0


This weekend, Monte Hellman‘s “Road To Nowhere” opens. Somehow, no one has acknowledged that this is an event; Hellman, the vaunted director of “Two Lane Blacktop” and “The Shooting,” hasn’t made a movie since 1989. Things are a bit different this time around, as Hellman is working with much more unconventional material, with “Road To Nowhere” focusing on a murder-mystery happening in a movie-within-a-movie, with actors playing multiple roles within two separate storylines that keep dovetailing into each other. If you ask Hellman, who still believes, “No explanations, no apologies, and above all, no refunds,” this elaborate structure was more of an experiment of the subconscious, an attempt at trial-and-error than a purposeful artistic decision.

“In many ways, I think I’m a skinny Hitchcock,” Hellman told the audience at a Q&A at Lincoln Center. “He liked to visualize the whole experience before he started, and after that it made no difference to him. But I don’t wanna know what it comes out like, I wanna be surprised every day on the set.” Most of “Road To Nowhere” has this semi-improvisational feel, as if Hellman and company purposely chucked the safety net. Though, to hear it from Hellman, that’s always been the case with his films.

“Every time I start a movie I don’t remember anything that I did before, I don’t remember the process and I’m terrified because I don’t think I know what to do,” says Hellman. “And then I get on the set and it’s like riding a bicycle, it all comes back. This time… I somehow got the idea to see what it was like to relinquish control. What would happen if all of us stopped trying to think too much and tried to see if we could… get in touch with our subconscious. I presented this to the other creative people involved. I wanted it to be a group subconscious effort. Some people scoffed at it, some people said ‘We’ll see.’ But it happened. Somehow I started to see this thing magically happen, and the more it happened, the more I was able to let go.”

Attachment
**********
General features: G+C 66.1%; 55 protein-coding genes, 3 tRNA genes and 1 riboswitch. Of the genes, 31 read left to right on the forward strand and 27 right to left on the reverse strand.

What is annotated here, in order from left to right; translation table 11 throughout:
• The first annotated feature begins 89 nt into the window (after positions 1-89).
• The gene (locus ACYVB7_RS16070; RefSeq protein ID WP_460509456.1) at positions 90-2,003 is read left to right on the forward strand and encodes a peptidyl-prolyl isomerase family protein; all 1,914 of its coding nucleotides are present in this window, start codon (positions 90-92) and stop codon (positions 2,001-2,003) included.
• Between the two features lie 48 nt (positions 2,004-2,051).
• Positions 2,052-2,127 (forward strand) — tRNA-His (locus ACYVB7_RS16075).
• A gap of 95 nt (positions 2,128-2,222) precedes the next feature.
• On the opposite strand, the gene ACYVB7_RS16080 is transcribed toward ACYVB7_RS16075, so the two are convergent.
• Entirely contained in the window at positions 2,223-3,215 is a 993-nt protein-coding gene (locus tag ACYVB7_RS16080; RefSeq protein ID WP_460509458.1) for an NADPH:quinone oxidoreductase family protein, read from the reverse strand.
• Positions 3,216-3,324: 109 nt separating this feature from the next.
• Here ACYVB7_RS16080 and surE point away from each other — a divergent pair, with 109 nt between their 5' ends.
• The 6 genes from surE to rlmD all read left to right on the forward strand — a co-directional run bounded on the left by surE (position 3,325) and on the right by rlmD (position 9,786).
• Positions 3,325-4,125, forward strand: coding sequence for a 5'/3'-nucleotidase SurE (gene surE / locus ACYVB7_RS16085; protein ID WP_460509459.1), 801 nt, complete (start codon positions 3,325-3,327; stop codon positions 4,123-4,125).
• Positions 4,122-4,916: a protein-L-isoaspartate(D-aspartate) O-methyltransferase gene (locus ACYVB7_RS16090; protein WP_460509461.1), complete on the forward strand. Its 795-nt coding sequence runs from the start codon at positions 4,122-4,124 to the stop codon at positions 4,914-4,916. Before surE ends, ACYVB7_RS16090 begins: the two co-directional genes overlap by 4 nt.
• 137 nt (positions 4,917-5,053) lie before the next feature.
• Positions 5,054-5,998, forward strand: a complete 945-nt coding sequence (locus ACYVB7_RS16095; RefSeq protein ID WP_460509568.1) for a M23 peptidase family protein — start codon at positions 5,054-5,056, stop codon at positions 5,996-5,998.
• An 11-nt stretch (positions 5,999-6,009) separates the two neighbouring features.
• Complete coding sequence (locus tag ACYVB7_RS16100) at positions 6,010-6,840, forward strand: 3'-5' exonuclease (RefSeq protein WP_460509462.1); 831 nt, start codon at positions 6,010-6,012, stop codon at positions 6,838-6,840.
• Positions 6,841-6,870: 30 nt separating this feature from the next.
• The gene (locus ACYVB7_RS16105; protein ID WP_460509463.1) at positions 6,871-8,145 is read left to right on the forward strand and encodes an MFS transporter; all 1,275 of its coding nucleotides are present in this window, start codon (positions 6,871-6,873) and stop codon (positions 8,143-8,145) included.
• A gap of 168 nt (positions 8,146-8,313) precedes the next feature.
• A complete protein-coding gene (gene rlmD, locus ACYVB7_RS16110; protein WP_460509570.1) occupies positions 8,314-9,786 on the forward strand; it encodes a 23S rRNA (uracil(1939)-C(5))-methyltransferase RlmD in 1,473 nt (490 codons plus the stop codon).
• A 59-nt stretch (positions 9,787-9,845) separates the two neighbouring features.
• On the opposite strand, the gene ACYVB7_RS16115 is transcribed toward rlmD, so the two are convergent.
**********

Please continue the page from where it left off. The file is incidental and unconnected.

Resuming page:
Hellman also revealed that, for a time, the playful, elliptical “Road To Nowhere” was going to be borderline autobiographical, focusing on the relationship between a director named Monte and a screenwriter with the same identity as writer Steve Gaydos (the director was eventually called Mitchell Haven, so at least the initials remained). “A lot of people contributed in the writing stage. As we were refining the script, the characters were called Steve and Monte. But then people started telling me things about me that I had no idea about, idiosyncrasies and mannerisms.” The jocular filmmaker also gave us a peek into an alternate reality where he‘s a much smaller, but no doubt more prolific worker. “I used to think I was a pretty good editor,” claims Hellman, who, after editing all his films, allowed the job to fall to first-timer Celine Amelson, “and that I would be hired to fix movies that were in trouble.”

“Road To Nowhere” is currently playing at the Village East.

This article is related to: Films, Interview, Monte Hellman, Road To Nowhere


The Playlist

The obsessives' guide to contemporary cinema via film discussion, news, reviews, features, nostalgia, movie music, soundtracks, DVDs and more.


E-Mail Updates